Well, the minute I stepped into the restaurant, I see Martina and Ashley. Oh, what a coincidence, they are also eating here tonight! Oh, and look, there is Matt, and Amanda, and Paula... and Thomas?... What?!
Yes, it took me about that long, perhaps even longer, to figure out that Andrea had arranged a surprise birthday party for me right under my nose. And when I say right under my nose, it is no exaggeration, since the party was planned using my computer. Andrea’s internet is down at the moment, which forced her to use the computer of the only person she was hiding this entire plan from! She was cunning and slipped into my bedroom through the drainage pipe. Oh, and Isaac doesn’t have a friend in Oxford Mills at all: that was just another ploy to add to the intricate web of birthday foolery. Well, I digress.
The party was stupendous; the supper at the Brigadoon was magnifique, the bonfire afterwards, very enjoyable, and then Fimke-made cinnamon buns at breakfast the following morning, divine. My birthday had already extended itself well after the original date, so why not keep the party going?
That afternoon found a bunch of us at the National Arts Centre (NAC), taking the tour of the theatre. Afterwards, we lounged around on the grass by the canal, a few of us lying in the sun, the rest, huddled under the shade of the tree, reading feverishly the first chapter of Harry Potter. After a satisfying supper at Le Marché (now under a different name, which I refuse to remember), we headed to Lebreton Flats, in anticipation of the band, Spirit of the West, accompanied -- here’s the icing on the cake -- by the NAC orchestra. The band members danced and grooved, the main singer made us all swoon, and the drummer even had his own solo, in which he took full advantage of having an orchestra behind him. At one point, the maestro stepped down, fooled around on the piano, which, really, I would call more than simply “fooling around” * he owned that piano, caressing it so ardently, yet so gently that I could barely contain my WOOOOs. The maestro and the bass player jammed together on a jazz piece entitled “Unfinished Business”, in which they promised that they would finish it. The orchestra came in sometime in the middle, which was astounding in itself, but I personally could not keep my eyes off of the piano playing maestro.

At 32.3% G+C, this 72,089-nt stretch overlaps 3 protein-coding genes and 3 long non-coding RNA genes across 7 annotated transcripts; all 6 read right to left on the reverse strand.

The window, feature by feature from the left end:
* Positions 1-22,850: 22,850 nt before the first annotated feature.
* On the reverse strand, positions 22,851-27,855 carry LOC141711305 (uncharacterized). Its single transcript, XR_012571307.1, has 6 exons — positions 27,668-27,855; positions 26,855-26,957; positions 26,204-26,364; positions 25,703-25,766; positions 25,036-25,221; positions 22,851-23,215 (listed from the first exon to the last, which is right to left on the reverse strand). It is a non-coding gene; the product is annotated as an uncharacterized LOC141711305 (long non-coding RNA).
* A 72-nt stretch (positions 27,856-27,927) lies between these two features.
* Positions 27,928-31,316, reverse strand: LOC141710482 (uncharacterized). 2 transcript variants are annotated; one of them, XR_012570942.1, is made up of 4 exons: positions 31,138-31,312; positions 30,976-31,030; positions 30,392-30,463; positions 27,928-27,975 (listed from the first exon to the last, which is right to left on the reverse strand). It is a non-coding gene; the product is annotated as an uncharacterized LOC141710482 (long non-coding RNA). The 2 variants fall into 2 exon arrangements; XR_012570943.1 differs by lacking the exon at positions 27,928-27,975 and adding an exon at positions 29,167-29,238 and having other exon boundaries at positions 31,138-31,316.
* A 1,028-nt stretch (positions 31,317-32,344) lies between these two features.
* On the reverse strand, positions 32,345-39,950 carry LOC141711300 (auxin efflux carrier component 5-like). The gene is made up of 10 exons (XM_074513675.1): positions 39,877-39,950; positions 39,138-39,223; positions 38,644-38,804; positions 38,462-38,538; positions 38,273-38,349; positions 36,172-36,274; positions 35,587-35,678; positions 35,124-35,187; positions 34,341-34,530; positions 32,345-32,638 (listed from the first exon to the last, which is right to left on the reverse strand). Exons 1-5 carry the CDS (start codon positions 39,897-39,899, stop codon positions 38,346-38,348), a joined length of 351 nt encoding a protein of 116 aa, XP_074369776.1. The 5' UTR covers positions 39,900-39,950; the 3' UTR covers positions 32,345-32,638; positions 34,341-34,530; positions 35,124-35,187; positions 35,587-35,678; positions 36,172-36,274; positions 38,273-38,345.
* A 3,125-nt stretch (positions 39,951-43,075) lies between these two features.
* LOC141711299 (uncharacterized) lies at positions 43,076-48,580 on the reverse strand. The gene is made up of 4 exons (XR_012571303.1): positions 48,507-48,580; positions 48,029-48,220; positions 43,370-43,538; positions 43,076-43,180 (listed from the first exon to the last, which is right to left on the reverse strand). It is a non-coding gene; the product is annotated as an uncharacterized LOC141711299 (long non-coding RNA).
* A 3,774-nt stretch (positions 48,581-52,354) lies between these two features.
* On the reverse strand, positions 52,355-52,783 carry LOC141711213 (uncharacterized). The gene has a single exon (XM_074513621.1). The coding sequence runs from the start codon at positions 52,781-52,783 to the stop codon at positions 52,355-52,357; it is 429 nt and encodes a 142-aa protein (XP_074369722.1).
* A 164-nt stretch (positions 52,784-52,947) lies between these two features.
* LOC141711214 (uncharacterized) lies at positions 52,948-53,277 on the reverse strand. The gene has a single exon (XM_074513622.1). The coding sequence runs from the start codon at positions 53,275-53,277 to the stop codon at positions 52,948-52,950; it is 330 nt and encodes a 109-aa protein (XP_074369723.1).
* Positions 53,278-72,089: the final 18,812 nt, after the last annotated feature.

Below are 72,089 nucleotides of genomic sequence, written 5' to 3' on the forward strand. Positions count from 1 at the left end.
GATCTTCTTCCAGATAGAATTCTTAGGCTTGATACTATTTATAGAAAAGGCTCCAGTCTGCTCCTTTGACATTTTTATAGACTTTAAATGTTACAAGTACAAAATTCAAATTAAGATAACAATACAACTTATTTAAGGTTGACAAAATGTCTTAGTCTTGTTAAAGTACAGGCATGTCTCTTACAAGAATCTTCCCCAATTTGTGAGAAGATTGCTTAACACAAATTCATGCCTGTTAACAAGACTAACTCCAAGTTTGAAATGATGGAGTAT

The Spirit of the West wrapped up the evening with their hit “Home for a Rest”, and I got up and danced myself to a frenzy, whilst frequently looking up at the drop dead gorgeous (at least twenty five years my senior) lead singer.
The evening ended over a bonfire, singing and playing tunes; highlights included an acoustic version of “Origin of Love” and a carousing round of “Carrot Juice is Murder”, courtesy of Bab and Isaac.
Perhaps the main reason that my blog has been suffering is due to my rather short amount of time spent on the internet. Because I am not forced to sit idly or sometimes rather frustratingly by a computer researching or concocting scholarly sentences, I instead find myself on a bicycle, drinking wine on my porch roof, or playing beach volleyball.
This summer isn’t as exciting or as glamourous as last’s, but I don’t mind; in fact, I am thoroughly enjoying myself.
Again, I find myself exactly where I want to be.